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Ruling heralds return to broader test on worker classifications

Phil Castle

Phil Castle

Phil Castle, The Business Times

Michael Santo welcomes a return to a broader evaluation in distinguishing between independent contractors and employees following a ruling from the Colorado Supreme Court.

“It’s finally back to where it should be, back to where the Legislature intended,” said Santo, a partner with the Grand Junction employment law firm of Bechtel & Santo who served as lead attorney in representing a Western Colorado business involved in the case.

The broader implication for all Colorado businesses is that disputes over the classification of workers will be determined on a case-by-case basis and consider all of the circumstances, Santo said. “For businesses, it’s a really good decision. … It allows businesses to take into account all the factors out there.”

Bechtel & Santo represented Softrock Geological Services in Durango. As a result of an audit conducted by the Colorado Division of Employment and Training, the state alleged the Durango firm misclassified a geologist hired by the firm as an independent contractor rather than an employee and owed back taxes for unemployment insurance premiums. 

The ruling was based in part on what Santo characterized as what for more than 20 years had been a “one-factor hurdle” in Colorado: whether or not the contractor worked for others during the contract period. Since he had not, other factors weren’t considered, Santo said.

Softrock appealed the determination to a hearing officer, who ruled in favor of the firm, Santo said. But the state appealed to the Industrial Claims Appeals Office, which ruled in favor of the state.

Softrock appealed again to the Colorado Court of Appeals, which ruled in favor of the firm in concluding audits should consider nine factors set forth in state statute in evaluating whether a worker is an independent contractor or employee.

The state appealed to the Colorado Supreme Court. The high court upheld the appellate court ruling, but further ruled the classification of contractors and employees must be based on an even broader evaluation that includes not only statutory factors, but other circumstances that fully define the relationships between workers and employers, Santo said.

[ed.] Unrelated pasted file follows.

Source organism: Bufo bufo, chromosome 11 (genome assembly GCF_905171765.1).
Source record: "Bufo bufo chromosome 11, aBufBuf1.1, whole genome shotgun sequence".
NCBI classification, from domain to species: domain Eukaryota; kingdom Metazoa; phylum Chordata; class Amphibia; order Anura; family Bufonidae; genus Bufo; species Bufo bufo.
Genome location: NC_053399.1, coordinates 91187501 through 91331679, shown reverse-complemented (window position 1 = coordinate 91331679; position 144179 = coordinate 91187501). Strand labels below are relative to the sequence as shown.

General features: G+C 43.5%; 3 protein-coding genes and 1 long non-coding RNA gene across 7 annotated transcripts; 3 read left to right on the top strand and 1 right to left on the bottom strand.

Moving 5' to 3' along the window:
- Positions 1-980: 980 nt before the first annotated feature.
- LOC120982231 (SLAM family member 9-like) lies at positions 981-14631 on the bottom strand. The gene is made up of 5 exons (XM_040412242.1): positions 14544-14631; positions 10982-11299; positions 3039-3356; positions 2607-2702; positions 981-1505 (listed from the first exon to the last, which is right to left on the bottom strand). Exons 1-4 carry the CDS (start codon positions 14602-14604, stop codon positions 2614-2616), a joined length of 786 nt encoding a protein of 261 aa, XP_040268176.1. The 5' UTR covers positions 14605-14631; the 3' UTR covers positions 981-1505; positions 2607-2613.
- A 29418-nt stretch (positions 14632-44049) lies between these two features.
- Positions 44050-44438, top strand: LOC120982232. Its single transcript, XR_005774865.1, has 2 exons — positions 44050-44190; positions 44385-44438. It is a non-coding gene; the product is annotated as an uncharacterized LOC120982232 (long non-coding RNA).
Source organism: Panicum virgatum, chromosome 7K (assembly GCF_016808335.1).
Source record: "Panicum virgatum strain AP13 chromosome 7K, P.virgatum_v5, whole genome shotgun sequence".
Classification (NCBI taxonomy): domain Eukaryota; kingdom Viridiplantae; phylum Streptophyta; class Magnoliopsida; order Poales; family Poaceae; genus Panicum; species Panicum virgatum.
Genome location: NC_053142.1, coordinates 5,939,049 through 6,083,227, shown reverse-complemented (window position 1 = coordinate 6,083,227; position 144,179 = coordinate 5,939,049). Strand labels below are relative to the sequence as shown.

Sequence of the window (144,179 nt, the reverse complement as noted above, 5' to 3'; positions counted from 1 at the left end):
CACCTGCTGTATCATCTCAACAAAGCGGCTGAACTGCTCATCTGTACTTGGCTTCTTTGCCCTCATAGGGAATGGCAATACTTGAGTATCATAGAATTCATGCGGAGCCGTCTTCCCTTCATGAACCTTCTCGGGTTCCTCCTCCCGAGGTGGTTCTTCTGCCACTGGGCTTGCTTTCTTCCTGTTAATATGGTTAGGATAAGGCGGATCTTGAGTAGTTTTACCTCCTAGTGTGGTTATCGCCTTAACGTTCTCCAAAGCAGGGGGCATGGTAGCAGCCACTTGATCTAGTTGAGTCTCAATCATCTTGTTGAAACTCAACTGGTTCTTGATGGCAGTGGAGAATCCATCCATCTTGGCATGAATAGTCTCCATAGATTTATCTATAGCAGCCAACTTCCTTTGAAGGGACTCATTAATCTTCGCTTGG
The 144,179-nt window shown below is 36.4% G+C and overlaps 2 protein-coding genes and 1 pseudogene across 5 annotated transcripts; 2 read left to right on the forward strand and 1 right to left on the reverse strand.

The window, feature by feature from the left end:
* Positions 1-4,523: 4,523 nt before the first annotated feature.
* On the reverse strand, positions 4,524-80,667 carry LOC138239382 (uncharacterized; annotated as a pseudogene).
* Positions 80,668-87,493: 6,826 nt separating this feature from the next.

The state Supreme Court ruled the same way in a separate, but similar, case involving Western Logistics, a Denver-based freight hauling firm, and the classification of delivery drivers.

In broad terms, classifications will consider whether or not contractors are, in fact, engaged in business, Santo said. “Are they acting like a business should act?”

The high court ruling not only overturned the one-factor hurdle, but also  a retroactive evaluation that made no sense, Santo said. The only way a business could know whether or not a worker was a contractor was to wait until the end of the contract period and determine whether the contractor worked for others. 

Moreover, state statute mentions specifically that contractors may choose to work exclusively for an employer during the contract period, he added.

The classification of independent contractors and employees is an important one, Santo said, in that nearly everyone hires contractors — businesses as well as consumers.

In addition, he said Colorado law not only allows the state to conduct audits of classifications, but to fine employers deemed to have willfully misclassified employees — up to $5,000 per employee for a first offense and up to $25,000 per employee for subsequent offenses.

While classifications going forward will consider all the circumstances, Santo said businesses still should perform due diligence in hiring contractors.

Employers should have a contract in place that sets out in writing the terms of the relationship. Employers also should check references as well as check with the Colorado Secretary of State’s Office to determine if the contractor has registered his or her businesses, Santo said. Employers should make checks payable to a business rather than an individual. 

What employers shouldn’t have to do, Santo said, is provide training or tools to a contractor.

Still other factors that indicate whether contractors are, in fact, engaged in a business is whether or not they maintain a business location and telephone number, advertise their services, employ others and carry insurance, he added. “You want them to look and act like a business.”


Phil Castle is editor of the Grand Valley Business Times, a twice-monthly business journal published in Grand Junction. Castle brings to his duties nearly 30 years of experience in editorial management positions with Western Colorado newspapers. In addition, his free-lance work has appeared in a variety of publications, including the Washington Post. He holds a bachelor's degree in technical journalism from Colorado State University.
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